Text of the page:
It's the penultimate week for the third term and an unusual programme looms; with no sittings in the main chambers, a few meetings scheduled and lawmakers devoting most of their time to oversight work across the country.
Permanent delegates to the National Council of Provinces (NCOP) will embark on a week-long Provincial Week Programme across the nine provinces. They will meet with the Provincial Legislatures, Local Government Association (SALGA), Premiers, Members of the Executive Councils, Mayors and other relevant stakeholders to discuss the state of service delivery.
It's rather similar for their counterparts in the National Assembly where a number of portfolio committees will this week undertake oversight visits to provinces to engage with entities and assess various projects and programmes. In some cases, joint or cluster visits have been planned depending on the multi-faceted nature of the subject matter or entity. Oversight visits, like processing legislation, is a core part of an MP's work and is in line with Parliament's objective to hold the executive accountable.
We're getting into the season when debates, speeches, questions and statements target hot button electoral issues. Opposition MPs expose perceived weaknesses and the ruling party brings vote winning issues to the limelight. This trend is expected to continue and even ratchet up in the next few months.
Notwithstanding the reduced programme, there are three interesting committees (6 meetings in total) to follow in the committee corridor. Here is my rundown of the highlights:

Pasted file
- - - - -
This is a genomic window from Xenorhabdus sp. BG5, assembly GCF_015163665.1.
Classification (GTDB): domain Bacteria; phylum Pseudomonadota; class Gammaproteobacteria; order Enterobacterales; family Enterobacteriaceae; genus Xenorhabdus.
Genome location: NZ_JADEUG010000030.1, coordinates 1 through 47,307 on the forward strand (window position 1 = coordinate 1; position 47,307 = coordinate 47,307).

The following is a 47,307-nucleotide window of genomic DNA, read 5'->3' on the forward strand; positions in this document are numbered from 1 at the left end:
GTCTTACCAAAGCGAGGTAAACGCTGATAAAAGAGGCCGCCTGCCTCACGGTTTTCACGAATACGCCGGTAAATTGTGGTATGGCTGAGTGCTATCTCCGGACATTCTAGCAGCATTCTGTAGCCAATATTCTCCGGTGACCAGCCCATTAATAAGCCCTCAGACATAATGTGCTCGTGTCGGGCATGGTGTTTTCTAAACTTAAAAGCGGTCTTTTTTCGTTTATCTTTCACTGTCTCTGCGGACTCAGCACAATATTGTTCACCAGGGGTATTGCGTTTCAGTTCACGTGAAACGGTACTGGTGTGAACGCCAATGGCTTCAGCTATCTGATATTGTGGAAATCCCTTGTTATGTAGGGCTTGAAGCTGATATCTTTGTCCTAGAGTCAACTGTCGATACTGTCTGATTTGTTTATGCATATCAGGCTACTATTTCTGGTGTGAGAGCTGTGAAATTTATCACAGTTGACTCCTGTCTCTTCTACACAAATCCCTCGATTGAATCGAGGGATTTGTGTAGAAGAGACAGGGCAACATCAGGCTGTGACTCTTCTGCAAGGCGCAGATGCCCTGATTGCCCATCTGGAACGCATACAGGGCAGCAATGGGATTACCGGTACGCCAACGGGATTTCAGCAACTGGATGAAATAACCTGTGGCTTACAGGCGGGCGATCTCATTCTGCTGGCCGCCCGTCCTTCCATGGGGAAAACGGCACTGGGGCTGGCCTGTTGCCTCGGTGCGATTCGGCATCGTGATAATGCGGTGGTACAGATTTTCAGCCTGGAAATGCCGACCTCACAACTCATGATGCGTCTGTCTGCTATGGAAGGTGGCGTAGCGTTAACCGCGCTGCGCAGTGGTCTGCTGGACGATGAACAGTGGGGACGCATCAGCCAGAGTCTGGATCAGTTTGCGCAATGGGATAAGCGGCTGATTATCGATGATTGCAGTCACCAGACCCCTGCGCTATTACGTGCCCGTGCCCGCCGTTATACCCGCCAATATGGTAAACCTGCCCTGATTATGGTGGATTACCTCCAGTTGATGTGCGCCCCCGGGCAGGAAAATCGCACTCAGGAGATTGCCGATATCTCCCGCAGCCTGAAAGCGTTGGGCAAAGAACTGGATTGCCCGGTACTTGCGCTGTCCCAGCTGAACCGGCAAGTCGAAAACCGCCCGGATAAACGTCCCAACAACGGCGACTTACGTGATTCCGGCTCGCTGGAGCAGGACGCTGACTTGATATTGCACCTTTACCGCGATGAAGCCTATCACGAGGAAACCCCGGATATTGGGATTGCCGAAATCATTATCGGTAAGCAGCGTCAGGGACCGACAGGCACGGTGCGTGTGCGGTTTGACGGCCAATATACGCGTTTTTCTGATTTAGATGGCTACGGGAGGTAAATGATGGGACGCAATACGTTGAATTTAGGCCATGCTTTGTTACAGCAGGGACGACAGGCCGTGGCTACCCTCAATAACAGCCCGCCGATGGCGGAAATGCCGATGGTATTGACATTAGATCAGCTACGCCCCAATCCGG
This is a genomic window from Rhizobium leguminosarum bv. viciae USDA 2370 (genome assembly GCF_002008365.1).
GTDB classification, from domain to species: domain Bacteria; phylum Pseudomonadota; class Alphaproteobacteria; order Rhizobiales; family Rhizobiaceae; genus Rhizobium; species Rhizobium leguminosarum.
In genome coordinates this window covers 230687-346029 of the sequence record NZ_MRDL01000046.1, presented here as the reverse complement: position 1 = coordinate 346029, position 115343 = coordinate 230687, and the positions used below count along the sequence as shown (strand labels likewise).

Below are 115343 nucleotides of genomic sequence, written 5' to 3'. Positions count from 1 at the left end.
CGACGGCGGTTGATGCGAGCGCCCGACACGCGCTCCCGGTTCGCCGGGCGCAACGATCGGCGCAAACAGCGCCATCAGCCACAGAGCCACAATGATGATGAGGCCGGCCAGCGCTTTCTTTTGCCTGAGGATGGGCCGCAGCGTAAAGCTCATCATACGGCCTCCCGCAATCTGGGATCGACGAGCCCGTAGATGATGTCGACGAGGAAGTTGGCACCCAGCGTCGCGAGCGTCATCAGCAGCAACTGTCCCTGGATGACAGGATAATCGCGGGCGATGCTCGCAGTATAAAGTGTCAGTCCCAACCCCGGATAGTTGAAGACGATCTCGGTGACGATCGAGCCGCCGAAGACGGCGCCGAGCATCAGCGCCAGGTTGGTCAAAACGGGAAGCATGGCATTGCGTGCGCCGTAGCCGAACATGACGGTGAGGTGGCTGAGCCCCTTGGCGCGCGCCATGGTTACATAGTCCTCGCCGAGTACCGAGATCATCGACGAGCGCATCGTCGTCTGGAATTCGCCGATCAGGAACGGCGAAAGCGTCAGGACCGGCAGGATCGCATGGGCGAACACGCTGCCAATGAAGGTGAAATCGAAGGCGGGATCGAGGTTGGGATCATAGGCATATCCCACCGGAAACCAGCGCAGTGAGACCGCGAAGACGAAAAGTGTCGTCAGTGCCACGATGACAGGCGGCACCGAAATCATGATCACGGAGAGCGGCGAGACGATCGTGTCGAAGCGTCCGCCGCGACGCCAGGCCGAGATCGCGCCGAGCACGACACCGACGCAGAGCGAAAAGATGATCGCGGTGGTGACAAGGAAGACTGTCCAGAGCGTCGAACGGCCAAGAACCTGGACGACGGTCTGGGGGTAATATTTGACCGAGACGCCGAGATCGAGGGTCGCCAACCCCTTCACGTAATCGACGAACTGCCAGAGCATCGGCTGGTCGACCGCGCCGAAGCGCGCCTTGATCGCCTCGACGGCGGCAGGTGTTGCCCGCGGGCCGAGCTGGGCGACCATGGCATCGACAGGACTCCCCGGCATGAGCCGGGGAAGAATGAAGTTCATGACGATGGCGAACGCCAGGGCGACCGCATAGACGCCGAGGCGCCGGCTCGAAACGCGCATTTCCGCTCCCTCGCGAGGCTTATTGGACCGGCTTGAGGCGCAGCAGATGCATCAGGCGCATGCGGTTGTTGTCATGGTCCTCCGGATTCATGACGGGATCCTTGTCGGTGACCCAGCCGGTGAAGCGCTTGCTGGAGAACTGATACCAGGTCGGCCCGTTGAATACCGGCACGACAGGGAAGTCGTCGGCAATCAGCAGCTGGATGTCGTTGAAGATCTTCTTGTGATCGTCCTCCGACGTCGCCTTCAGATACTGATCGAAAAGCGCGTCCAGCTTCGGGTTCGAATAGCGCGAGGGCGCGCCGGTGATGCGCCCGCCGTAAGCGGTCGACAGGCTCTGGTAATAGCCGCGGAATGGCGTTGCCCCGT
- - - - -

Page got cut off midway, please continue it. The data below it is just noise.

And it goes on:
On Tuesday, the Portfolio Committee on Trade and Industry will continue with public hearings on the Promotion and Protection of Investment Bill. The first round of hearings saw the European Union Chamber of Commerce in SA express concern about the proposed law while NUMSA supported it.
On Wednesday, the Standing Committee on Finance has arranged public hearings on the Taxation Laws Amendment Bill and Tax Administration Laws Amendment Bill.
The subcommittee on the rules of National Assembly is in the final stages of its long, complex and exhaustive review of the rules (you can see all the deliberations here). Once finalised, the rules will need to be formally approved by the full rules committee and the House. The EFFs tactic of pushing the boundaries and testing long-established processes has put the legislature on the back foot and left it scrambling to respond to this and address deficiencies that were not possible to anticipate.
You can find the full list of meetings here.
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